Apps versus Mobile websites: History is repeating

Many articles have already been written about the so called app bubble. Everybody is weighing the Pro’s and Con’s of native apps versus the mobile web and most of them believe that in the end the mobile web will be dominating.

At Pit we’re also convinced of this fact because we see history is simply repeating itself. The mobile web is becoming more dominant for almost the same reasons it did on the desktop computers, growing bandwidth, much lower development costs, easier updating, more flexible business models, discoverability etc. Therefore we believe that it will not take long for the app bubble to burst, if it hasn’t done that already.

What do you think?



Comments

Ruud said on the 31st of January 2011 at 09:37:

I guess this will be true when an generic API for phone-specific features (GPS, motion detection, camera and voice recognition) will be available for all platforms.

But what about those complex 3d games like Monkeyball? I think a webbased variant (using WebGL) will never outperform a native app.

Rowan said on the 31st of January 2011 at 09:41:

@Ruud You are absolutely right about the complex games. Indeed a webbased version will never outperform a Native one. Even more reason to think the web on mobile will develop in the same direction as it did on the desktop, because over those platforms we also play games mostly as native apps.

Patrick said on the 27th of February 2011 at 07:14:

If the history showed us one thing, it’s that native applications and web apps serve entire different purposes and are perfectly able to co-exist next to each other.

Especially on mobile devices, the functionality of web apps are much more limited, because a lot of the screen estate and user inputs are needed by web browser itself. Gestures, hardware keys etc are all mapped to browser functions and can’t be reused by your website.

Besides that, there are a lot of privacy related issues. You don’t want a random web app to have access to your contact list, your camera, microphone or sms history. Hell, you probably don’t even want your mobile browser to play any sounds. Even if you have to give a website certain permissions, it’s much less manageable.

Native apps are easy to install, easily accessible, more powerful/faster and offer much more possibilities to optimize it for a mobile platform. They will always be miles ahead of browser apps for the fact alone that any new hardware or OS feature easily can be included in the SDK. Mind you, we’re still waiting for a correct implementation of the video tag in our desktop browsers.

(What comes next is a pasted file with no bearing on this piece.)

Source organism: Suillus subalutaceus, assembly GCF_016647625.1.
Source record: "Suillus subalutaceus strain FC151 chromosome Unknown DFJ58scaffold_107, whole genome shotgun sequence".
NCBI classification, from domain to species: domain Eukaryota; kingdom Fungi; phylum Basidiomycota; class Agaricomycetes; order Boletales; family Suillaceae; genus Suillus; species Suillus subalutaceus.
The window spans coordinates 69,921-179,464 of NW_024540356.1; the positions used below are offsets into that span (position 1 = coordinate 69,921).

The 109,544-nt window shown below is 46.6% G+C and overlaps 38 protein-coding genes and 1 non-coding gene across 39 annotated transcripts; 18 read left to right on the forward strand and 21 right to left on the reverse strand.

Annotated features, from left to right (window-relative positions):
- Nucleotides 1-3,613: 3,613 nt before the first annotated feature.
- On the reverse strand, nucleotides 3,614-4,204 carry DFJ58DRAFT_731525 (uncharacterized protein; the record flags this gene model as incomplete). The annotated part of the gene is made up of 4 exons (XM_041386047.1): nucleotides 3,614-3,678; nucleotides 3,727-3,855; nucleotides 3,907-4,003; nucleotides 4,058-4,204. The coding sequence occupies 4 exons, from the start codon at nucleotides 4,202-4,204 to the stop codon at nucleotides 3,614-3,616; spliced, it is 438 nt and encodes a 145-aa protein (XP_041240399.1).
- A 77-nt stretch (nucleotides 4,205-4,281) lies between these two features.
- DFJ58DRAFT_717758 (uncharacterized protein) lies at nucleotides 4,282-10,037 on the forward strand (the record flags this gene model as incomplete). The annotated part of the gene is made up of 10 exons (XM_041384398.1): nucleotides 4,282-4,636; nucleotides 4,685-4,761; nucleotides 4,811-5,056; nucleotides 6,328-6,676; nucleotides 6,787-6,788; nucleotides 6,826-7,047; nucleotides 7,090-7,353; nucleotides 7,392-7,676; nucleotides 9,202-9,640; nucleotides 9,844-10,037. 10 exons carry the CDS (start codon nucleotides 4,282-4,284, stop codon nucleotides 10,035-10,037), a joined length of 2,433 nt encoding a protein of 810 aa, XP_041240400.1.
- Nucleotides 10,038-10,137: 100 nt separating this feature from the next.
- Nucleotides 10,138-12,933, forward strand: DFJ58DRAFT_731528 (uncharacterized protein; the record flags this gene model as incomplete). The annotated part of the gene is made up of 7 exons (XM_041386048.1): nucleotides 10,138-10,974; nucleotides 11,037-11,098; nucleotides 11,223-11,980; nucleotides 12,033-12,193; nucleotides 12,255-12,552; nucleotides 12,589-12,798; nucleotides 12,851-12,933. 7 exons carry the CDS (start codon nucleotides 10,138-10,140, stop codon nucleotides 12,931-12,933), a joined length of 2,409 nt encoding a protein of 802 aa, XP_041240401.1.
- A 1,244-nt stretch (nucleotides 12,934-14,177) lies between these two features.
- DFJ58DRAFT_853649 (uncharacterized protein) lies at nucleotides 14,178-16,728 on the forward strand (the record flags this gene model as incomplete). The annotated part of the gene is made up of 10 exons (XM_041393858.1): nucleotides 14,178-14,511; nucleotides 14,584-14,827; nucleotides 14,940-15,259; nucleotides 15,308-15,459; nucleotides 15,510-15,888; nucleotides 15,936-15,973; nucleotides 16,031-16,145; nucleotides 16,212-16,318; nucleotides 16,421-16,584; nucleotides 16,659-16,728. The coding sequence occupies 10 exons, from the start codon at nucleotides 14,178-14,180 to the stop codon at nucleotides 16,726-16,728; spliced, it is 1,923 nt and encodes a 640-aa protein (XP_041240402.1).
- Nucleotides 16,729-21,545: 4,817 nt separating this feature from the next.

For games on the other hand: just install OnLive (keep in mind that any lag is caused by the fact that they don’t have any European servers in use yet). It’s bloody impressive and tackles a lot of shortcomings of our current gaming platforms like hardware dependency, backwards compatibility and time consuming installations. Cloud gaming might very well be the feature, although it’s very early and it’s currently recommended to use a wired network connection.

I personally think this is one of your weaker blog entries, because it seems like it’s quite biased from a web developer’s point of view. You just list the strengths of one platform, but don’t mention any weaknesses of the same platform or strengths of the other platform.

It doesn’t even matter which one will dominate. It’s about quality and finding out about the benefits of each individual platform and applying those to your businesses.

I can’t wait until the bubble burst, though. That’s usually the moment when quality services will survive and cheap cash-ins will be forced out of business.

Rowan said on the 7th of March 2011 at 10:21:

@Patrick: Thanks for your extensive comment!
Perhaps my post could show a bit more context than it does right now. But I think we all know the Pro’s and Con’s of native and mobile apps.

In short, the point I tried to make here was that indeed native and mobile apps are perfectly able to co-exist. And that the evolution we saw on the desktop could also be applied to the mobile platform. In which case the use of native apps will decrease and the use of mobile apps will increase over the years. For this to happen this app bubble must burst one day.

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